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Dubai police confident of Chechen politician's role in killing

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Dubai police said on Tuesday they have conclusive proof that a senior Chechen politician closely associated with President Ramzan Kadyrov was involved in last weekend's assassination of a Russian army commander.
MOSCOW, April 7 (RIA Novosti) - Dubai police said on Tuesday they have conclusive proof that a senior Chechen politician closely associated with President Ramzan Kadyrov was involved in last weekend's assassination of a Russian army commander.

Police chief Lt. Gen. Dahi Khalfan bin Tamim told reporters that Dubai police are ready to invite international investigators to view the evidence showing that Adam Delimkhanov planned the shooting of Sulim Yamadayev.

"Dubai police have irrefutable evidence against all those involved in the March 28 murder of Sulim Yamadayev," he said.

"If the Chechen leader is not convinced by the results of Dubai police's investigation and considers the accusations against Adam Delimkhanov to be non-objective, we suggest involving an international team of investigators to examine our findings," the police chief said.

Kadyrov has furiously denied Delimkhanov's involvement in the assassination, saying on Monday that: "Adam Delimkhanov is my close associate, a friend, a brother and my right hand man." He pledged to "hold responsible those who make slanderous insinuations."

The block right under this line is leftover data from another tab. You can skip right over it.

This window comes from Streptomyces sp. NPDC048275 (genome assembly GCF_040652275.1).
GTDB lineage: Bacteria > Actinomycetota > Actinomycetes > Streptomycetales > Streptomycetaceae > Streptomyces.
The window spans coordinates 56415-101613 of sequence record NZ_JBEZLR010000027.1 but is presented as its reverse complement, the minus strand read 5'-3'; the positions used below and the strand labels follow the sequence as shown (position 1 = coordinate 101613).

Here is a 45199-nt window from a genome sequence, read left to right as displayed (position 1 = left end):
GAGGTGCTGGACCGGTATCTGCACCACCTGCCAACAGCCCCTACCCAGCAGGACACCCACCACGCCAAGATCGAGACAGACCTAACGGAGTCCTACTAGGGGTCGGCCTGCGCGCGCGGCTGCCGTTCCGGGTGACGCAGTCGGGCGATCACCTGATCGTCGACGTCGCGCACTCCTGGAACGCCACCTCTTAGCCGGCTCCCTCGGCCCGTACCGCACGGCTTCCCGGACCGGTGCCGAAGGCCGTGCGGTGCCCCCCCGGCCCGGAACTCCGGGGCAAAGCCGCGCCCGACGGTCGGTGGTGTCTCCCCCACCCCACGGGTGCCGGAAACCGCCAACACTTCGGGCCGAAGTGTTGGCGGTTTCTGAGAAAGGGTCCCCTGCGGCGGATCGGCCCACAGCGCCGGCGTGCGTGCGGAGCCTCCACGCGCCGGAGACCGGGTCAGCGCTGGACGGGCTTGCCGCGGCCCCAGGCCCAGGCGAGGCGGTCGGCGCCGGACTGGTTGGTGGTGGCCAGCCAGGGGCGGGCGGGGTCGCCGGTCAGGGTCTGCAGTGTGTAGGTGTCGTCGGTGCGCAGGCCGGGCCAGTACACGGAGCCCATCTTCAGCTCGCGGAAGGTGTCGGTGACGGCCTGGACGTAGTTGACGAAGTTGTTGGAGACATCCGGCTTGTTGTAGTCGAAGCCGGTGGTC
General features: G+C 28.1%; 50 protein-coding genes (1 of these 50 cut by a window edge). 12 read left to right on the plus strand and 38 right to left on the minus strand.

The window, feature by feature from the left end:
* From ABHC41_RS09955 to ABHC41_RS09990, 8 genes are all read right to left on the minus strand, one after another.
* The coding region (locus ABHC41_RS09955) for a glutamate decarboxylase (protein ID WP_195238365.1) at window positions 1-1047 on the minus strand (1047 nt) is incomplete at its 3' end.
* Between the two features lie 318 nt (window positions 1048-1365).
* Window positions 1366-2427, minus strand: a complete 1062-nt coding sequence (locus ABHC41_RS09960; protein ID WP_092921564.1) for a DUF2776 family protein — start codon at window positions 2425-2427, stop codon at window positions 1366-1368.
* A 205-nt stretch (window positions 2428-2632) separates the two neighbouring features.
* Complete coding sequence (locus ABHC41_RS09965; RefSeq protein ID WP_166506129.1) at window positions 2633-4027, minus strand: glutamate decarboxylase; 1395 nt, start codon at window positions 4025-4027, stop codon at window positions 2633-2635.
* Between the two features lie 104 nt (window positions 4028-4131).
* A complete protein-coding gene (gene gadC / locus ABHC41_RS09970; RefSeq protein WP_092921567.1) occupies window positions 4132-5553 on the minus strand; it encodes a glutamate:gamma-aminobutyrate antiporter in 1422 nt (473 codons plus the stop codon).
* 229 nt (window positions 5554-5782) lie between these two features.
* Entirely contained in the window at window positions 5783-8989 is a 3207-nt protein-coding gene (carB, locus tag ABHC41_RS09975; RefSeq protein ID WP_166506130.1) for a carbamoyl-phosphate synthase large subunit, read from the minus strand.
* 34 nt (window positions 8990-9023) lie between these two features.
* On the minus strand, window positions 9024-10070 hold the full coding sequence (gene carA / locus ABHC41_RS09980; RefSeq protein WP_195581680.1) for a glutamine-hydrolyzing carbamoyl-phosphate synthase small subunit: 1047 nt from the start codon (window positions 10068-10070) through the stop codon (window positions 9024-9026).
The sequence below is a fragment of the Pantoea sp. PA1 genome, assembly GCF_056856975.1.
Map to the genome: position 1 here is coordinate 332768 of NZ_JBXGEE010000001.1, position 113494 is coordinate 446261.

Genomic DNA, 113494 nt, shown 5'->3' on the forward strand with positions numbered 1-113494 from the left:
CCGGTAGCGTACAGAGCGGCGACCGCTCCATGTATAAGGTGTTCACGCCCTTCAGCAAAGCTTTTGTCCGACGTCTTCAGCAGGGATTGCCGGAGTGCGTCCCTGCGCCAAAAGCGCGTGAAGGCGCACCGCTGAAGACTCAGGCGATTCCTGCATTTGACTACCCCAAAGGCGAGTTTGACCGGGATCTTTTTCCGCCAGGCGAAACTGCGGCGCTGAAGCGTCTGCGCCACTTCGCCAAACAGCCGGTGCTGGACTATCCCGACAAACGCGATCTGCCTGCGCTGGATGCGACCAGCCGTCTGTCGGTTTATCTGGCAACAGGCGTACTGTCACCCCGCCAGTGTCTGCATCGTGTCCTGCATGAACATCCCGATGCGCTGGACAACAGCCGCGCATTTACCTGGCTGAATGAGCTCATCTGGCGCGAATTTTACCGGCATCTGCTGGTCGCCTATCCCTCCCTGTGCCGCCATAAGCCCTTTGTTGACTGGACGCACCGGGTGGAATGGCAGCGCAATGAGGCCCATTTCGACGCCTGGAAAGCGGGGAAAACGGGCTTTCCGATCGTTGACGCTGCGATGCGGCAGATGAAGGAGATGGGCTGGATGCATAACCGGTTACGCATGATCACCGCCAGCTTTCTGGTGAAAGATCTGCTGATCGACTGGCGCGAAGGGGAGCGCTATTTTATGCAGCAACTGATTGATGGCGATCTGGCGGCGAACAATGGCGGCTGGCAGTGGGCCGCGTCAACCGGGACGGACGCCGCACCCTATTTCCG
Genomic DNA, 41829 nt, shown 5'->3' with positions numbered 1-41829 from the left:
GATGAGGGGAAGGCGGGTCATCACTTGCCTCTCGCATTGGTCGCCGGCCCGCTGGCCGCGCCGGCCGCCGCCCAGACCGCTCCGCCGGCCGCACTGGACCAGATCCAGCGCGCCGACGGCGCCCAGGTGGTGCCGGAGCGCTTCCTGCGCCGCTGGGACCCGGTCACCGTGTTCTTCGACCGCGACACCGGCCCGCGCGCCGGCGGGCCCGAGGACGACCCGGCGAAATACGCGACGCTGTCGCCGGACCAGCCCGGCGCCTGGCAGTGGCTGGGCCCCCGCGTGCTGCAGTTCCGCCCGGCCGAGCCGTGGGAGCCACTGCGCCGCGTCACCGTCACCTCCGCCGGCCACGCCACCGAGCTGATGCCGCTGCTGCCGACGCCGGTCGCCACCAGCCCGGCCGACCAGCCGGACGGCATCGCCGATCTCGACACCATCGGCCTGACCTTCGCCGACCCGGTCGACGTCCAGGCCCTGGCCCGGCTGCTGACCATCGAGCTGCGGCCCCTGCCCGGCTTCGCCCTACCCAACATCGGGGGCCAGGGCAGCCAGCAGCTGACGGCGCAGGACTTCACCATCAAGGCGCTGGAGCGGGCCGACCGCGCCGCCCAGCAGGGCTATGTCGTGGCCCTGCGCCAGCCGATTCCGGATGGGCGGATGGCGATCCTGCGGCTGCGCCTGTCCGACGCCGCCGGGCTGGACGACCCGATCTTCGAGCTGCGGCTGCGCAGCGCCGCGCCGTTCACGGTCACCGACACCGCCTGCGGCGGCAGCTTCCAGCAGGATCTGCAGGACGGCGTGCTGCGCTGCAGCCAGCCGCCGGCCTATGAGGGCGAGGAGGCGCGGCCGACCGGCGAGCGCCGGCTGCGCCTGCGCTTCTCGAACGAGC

Yamadayev, one of Kadyrov's main opponents, was shot dead in a car park beneath his apartment in the luxury Jumeirah Beach Residence complex. Delimkhanov, who was elected to parliament last year and has immunity from prosecution, has denied involvement in the killing.

The murder follows a string of assassinations of prominent critics of the Chechen leadership. In September last year Yamadayev's brother Ruslan was shot dead in his car in central Moscow, and in January a former bodyguard of Kadyrov, Umar Israilov, was killed on a street in Vienna.

Sulim Yamadayev served as the commander of Russia's Vostok battalion in Chechnya, but fled the republic last year after a clash between his troops and Kadyrov's guards. On Monday Kadyrov accused Yamadayev of various crimes, including the murder of Akhmad Kadyrov, Ramzan's father, and of poisoning a lake at the presidential residence.

The killing has focused international attention on Chechnya, and prompted analysts to suggest that the Russian government is failing to keep Kadyrov under control, as the republic becomes increasingly authoritarian.

One Russian political analyst said on Tuesday that Kadyrov has brought about "a de facto separation of the republic from the Russian Federation."

Stanislav Belkovsky told the Novy Region website: "Kadyrov's regime in Chechnya is absolute, the only active laws there are Kadyrov's laws."

In a show of increasing independence from the Russian legal system, Kadyrov said earlier on Tuesday that polygamy should be openly practiced in the Muslim republic, as unmarried girls risk falling victim to honor killings if caught having sexual relations with men.

Belkovsky said that if Kadyrov is successful in pushing for the counter-terrorist operation in the republic to be concluded, implying the withdrawal of thousands of federal troops, this will spell a complete end to Russian control over the republic.

Chechnya was devastated by two military campaigns, in 1994-1996 and 1999-2001, after which Moscow significantly scaled down its military presence in the republic.

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